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Agriculture

Agriculture is and will remain a major industry in the nation as well as in California. There is a steady, continuing supply of professional managerial jobs for well-educated people in agriculture and natural resource management. In response to the quality of our programs and the career opportunities, the number of majors in the College of Agriculture continues to rise.

Individuals enrolled in the College of Agriculture receive theoretical knowledge and practical experience-both very necessary in becoming the future leaders of this important economic sector. Students learn through an integrated approach about the complex set of interrelationships between agriculture, the environment, political and social forces, and other sectors of the economy.

The BS in Agriculture covers agriscience and technology. Options are offered in agriscience and education; and crops, horticulture, and land resource management. State-of-the-art procedures reflect the science-based nature of agriculture and natural resource management in the 21st century. A student can choose either to concentrate in a single option or emphasize a broad overview. The program is designed for "hands-on" learning. A rigorous industry-based internship program, undergraduate research experiences and a variety of learning activities at the University Farm, also known as the Agricultural Teaching and Research Center, give this program its reputation for student-centered learning.

The BS in Agricultural Business provides students with an excellent and comprehensive background in business theory combined with a working knowledge of production agriculture. The Agricultural Teaching and Research Center, microcomputer lab, and off-campus internships are available to provide valuable practical experience. The emphasis of this degree program is to prepare students for entry-level management positions. Specialized subject areas include agricultural marketing, agricultural finance and appraisal, and agricultural business management.

The BS in Animal Science prepares students for diverse careers involving all aspects of animal agriculture. Careers in animal production, allied industries, and pre-professional preparation for graduate studies are all possible directions for students obtaining this degree. Students interested in pre-veterinary medicine should pursue this degree. The degree emphasizes science-based study of animal production, including nutrition, health, reproduction, anatomy/physiology, genetics, and meat science. In addition, management level courses in several domestic animal species are offered. The degree curriculum delivers hands-on learning opportunities through its living laboratories at the Agricultural Teaching and Research Center's livestock facilities. Students who pursue this degree have the flexibility to follow one of the several different areas of study that directly prepare them for their career goals.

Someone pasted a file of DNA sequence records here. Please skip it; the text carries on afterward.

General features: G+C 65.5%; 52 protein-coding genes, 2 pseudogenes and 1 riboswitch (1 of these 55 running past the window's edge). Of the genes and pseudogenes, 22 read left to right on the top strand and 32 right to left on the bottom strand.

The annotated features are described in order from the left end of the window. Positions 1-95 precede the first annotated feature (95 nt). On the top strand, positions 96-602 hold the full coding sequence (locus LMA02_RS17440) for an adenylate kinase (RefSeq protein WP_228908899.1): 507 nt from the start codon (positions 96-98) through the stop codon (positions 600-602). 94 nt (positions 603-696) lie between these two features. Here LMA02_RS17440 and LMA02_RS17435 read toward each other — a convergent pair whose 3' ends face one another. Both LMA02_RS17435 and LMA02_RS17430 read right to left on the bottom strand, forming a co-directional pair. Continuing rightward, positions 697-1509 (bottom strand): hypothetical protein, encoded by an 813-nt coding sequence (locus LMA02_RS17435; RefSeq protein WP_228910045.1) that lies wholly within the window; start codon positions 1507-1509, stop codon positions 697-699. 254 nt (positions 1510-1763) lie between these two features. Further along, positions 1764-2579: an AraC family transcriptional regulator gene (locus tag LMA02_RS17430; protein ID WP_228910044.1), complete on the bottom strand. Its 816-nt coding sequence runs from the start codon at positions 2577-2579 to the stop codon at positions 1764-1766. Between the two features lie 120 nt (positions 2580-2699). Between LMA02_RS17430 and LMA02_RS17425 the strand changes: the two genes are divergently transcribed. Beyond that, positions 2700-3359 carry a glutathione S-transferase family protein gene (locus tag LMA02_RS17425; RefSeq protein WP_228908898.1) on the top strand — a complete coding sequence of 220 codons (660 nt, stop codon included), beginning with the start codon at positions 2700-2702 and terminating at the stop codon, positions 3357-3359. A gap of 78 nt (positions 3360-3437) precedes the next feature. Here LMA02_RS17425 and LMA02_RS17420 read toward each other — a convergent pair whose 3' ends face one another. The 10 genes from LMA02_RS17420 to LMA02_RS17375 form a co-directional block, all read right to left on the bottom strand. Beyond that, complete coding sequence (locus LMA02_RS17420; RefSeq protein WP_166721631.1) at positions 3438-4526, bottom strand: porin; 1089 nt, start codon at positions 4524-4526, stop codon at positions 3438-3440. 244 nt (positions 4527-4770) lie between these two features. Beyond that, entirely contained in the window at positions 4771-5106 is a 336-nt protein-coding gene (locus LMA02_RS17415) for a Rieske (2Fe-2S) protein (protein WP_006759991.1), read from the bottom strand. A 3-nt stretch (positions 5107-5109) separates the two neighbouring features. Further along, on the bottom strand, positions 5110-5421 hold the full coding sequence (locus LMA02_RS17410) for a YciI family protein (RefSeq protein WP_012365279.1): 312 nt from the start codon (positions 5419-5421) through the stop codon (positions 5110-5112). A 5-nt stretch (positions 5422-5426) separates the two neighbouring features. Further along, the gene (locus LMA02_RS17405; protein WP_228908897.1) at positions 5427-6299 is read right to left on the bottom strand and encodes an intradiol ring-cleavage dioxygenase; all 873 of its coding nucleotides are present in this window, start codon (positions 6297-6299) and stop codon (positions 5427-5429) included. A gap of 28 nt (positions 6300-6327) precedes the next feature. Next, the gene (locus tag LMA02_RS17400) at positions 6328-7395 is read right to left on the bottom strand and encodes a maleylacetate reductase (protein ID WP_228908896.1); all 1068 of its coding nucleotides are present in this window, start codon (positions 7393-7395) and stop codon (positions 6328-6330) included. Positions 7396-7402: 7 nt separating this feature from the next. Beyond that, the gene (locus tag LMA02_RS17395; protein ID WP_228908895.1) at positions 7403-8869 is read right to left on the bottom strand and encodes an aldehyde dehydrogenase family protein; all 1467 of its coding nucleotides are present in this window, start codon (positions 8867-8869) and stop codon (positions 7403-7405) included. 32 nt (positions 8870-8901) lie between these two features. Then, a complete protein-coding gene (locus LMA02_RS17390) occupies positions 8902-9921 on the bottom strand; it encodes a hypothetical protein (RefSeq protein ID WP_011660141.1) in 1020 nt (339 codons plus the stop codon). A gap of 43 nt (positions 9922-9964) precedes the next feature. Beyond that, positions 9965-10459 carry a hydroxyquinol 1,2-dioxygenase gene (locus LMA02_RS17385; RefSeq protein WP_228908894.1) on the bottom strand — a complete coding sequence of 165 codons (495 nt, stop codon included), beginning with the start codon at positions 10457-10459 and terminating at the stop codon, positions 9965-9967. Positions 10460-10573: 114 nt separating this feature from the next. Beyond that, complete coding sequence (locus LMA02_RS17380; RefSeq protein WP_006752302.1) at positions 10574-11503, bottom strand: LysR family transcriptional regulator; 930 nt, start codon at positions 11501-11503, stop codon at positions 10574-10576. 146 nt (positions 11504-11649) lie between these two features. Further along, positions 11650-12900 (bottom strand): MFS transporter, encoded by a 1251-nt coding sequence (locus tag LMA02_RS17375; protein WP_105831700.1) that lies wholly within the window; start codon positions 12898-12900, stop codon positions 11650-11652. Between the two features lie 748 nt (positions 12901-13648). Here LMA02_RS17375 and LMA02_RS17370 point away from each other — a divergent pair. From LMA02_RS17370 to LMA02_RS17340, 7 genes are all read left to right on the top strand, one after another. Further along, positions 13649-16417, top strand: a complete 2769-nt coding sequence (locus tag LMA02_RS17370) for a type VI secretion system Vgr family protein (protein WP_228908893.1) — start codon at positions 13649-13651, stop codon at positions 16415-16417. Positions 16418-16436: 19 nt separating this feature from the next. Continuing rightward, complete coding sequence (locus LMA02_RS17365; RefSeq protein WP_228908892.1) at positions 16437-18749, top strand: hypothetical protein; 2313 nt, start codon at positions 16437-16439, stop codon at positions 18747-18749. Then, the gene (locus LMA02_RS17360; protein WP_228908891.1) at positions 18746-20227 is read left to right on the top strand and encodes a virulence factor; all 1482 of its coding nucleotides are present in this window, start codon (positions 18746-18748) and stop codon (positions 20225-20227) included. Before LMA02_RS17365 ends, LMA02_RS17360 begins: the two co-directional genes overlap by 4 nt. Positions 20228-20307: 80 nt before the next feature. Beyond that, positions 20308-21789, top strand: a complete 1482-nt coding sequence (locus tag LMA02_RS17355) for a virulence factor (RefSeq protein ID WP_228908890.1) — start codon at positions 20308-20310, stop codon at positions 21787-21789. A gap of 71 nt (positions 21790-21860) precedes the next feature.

Facilities

Excellent agricultural facilities include 800 acres of irrigated farmland and approximately 240 acres of rangeland. A variety of crops are grown at the Agricultural Teaching and Research Center (University Farm). It has excellent orchards and croplands, and is stocked with many head of registered animals.

Barns, shops, greenhouses, orchards and laboratories at the University Farm, along with ample classrooms and well-equipped laboratories on the main campus, provide the student with a fine environment in which to study and learn about agriculture, natural resources and agricultural business management.

University Farm offers students the opportunity to obtain practical experience in many different areas of both plant and animal production systems. In addition, students have excellent opportunities to participate in funded applied agricultural research activities conducted by faculty and staff.

Career Outlook

Career opportunities appear excellent. Federal reports indicate that in the 21st century there will be more professional job openings in the agricultural and natural resource management sectors than there will be qualified graduates to fill those positions.

Some graduates in agriculture enter positions leading to management responsibilities on the farm or ranch, in industry, in business, in governmental land management and regulatory agencies, or in research and education.

Other agriculturists are finding employment in various agriculturally related careers such as purchasing, advertising, public relations, transportation, inspection, and market reporting. And still others have taken positions with agricultural cooperatives, food and dairy product companies, agrichemical manufacturing and sales companies, farm credit, and agricultural communications.

For today's commercial farmer and natural resource manager, a degree in agriculture provides the technical and business background necessary to keep up with rapid changes that are taking place within the agricultural industry. The professional areas of teaching, agricultural extension, rural development, and basic or applied research also attract many graduates.

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